Tell Me Something Good!
How can I be an upstander?
Tattling vs. Telling
Bullying- 2nd grade
Types of Bullying
There are three types of bullying:
- Verbal bullying is saying or writing mean things. Verbal bullying includes:
- Inappropriate comments
- Threatening to cause harm
- Social bullying is hurting people's relationships. Social bullying includes:
- Leaving someone out on purpose
- Telling other children not to be friends with someone
- Spreading rumors about someone
- Embarrassing someone in public
- Physical bullying involves hurting a person’s body or possessions. Physical bullying includes:
- Taking or breaking someone’s things
- Making mean or rude hand gestures
Be an UPSTANDER:
2. Speak Out
* What could this look like that we already do?
3. Be a Buddy
4. Tell Someone
Think, Turn, Tell
What is one way you can be an upstander?
Ticket out the door:
Tell me one way you can be an upstander to bullying.
Table One: What’s the difference between a bystander and an upstander?
Table two: What is the definition of bullying? What can bullying look like and sound like?
Table 3: What are some ways that you could “interrupt” bullying on the playground? In the classroom? In the hallway?
Table 4: Describe how each character in this scene is feeling right at the moment of bullying:
Table 5: “It takes courage and hard work to be an upstander.” Is this true for you? Why or why not?
Why does someone choose to bully?
K-2 The Recess Queen:
Reader’s Theatre Students can identify bullying and use the four helpful actions to stop it.
1. Divide class into small groups of 4-5 students.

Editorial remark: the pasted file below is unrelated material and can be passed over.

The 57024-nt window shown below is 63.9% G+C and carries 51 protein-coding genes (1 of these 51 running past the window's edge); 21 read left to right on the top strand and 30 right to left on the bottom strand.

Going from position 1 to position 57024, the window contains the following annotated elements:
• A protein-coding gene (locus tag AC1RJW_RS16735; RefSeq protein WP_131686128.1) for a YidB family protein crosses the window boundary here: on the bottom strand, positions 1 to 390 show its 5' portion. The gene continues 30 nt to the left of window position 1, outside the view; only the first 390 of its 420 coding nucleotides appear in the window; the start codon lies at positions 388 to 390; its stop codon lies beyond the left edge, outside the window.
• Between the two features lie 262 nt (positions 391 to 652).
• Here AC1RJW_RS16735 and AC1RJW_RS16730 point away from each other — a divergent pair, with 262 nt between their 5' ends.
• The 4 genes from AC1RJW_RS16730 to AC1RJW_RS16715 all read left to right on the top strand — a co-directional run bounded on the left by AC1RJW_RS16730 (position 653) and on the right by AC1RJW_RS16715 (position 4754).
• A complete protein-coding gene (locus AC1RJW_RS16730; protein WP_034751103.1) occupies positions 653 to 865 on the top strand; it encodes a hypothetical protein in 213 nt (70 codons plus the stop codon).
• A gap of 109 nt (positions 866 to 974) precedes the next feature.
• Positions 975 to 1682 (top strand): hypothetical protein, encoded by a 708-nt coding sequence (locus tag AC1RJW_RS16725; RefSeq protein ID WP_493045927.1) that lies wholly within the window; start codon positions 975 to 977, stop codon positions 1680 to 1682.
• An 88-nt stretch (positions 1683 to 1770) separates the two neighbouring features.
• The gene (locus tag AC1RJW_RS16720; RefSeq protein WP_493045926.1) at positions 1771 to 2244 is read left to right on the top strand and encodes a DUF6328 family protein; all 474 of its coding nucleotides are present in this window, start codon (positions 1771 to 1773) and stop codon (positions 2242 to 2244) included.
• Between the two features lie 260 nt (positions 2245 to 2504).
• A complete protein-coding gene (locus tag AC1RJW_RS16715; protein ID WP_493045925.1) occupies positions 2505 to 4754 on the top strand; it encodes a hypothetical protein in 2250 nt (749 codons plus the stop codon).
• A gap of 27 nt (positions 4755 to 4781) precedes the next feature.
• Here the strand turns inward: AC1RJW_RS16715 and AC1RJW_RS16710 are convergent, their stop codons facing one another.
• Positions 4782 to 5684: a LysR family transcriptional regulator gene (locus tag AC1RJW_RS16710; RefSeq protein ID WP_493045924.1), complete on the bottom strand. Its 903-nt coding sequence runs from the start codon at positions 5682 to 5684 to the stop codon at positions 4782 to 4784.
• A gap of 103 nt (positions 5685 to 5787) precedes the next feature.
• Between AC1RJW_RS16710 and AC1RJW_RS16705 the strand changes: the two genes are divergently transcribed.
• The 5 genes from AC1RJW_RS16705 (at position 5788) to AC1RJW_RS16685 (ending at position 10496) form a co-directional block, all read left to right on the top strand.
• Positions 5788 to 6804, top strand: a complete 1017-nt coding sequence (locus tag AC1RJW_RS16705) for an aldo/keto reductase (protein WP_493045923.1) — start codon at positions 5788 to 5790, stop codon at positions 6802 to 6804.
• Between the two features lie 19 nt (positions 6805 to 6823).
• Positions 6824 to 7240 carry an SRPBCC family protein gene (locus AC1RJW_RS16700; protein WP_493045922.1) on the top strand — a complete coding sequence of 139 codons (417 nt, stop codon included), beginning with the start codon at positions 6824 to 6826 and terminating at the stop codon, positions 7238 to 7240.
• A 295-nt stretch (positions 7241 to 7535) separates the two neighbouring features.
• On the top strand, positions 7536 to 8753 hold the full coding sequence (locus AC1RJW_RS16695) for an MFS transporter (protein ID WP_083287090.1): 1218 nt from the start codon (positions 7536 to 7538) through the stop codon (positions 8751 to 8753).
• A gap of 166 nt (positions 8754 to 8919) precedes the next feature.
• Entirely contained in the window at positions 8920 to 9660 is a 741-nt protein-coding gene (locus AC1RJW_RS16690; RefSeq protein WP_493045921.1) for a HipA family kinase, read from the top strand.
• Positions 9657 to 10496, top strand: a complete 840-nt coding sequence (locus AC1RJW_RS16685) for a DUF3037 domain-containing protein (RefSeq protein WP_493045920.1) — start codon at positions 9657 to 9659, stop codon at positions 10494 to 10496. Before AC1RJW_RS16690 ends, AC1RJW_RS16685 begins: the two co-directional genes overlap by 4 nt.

2. Assign a script recorder for each group. This person is responsible for writing the script.
3. Allow each group to decide a setting for their bullying scene. This should be realistic, though it could also be out of the box (i.e. a social media website).
4. Each member of the group is a character in the script. There should be at least one person for each of the four roles discussed: bully, target, bystander, upstander.
5. Each character needs a minimum of three lines of conversation/interaction during the play. The scene should begin with a brief history (the definition of bullying means it’s happened over and over!), then a bullying incident, an upstander moment (using at least one of the four new skills), and a summary of how things turned out in the future. Remind students that the end goal is a school where EVERYBODY feels safe and good about themselves.
6. Allow groups time to write a script and prepare to present their Reader’s Theatre Play to the class.
7. After each play is performed, have the audience discuss how they knew the incident was “bullying.” Then, identify which of the upstander skills were used to stop the bullying from continuing. Also, discuss how of each of the characters might have felt during the bullying, during the upstander moment, and after the event passed.
ASCA Mindsets and Behaviors
B-LS 1. Demonstrate critical-thinking skills to make informed decisions
B-SS 1. Use effective oral and written communication skills and listening skills
B-SS 2. Create positive and supportive relationships with other students
B-SS 3. Create relationships with adults that support success
B-SS 5. Demonstrate ethical decisionmaking and social responsibility
B-SS 8. Demonstrate advocacy skills and ability to assert self, when necessary
B-SS 9. Demonstrate social maturity and behaviors appropriate to the situation and environment